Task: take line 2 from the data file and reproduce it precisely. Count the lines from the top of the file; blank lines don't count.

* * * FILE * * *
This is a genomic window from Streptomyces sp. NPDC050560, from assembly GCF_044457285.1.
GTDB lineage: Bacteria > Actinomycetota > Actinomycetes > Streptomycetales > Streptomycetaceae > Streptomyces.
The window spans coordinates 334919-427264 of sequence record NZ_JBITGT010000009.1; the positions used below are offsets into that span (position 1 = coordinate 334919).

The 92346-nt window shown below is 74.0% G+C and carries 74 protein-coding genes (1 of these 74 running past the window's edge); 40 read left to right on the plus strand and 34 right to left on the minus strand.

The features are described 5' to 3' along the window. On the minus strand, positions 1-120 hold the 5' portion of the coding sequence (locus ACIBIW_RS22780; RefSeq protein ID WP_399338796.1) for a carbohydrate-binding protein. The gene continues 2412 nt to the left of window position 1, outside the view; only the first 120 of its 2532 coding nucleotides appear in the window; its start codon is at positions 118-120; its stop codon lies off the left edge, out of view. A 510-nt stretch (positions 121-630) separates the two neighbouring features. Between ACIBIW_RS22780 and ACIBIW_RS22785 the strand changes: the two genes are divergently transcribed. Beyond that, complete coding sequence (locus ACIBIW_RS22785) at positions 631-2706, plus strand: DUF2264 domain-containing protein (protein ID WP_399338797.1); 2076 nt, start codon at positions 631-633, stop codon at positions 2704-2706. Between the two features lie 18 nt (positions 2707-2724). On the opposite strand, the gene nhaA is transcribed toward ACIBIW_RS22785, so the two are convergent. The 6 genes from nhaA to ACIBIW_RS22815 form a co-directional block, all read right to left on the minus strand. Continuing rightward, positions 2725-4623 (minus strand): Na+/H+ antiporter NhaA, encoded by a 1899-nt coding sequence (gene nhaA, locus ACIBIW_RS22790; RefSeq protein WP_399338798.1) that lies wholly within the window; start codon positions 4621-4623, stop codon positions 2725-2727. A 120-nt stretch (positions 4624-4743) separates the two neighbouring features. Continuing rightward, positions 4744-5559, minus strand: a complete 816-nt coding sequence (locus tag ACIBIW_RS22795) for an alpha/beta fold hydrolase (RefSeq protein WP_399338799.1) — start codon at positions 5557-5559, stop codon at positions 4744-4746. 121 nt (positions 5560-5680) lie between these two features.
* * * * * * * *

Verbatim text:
GTDB lineage: Bacteria > Actinomycetota > Actinomycetes > Streptomycetales > Streptomycetaceae > Streptomyces.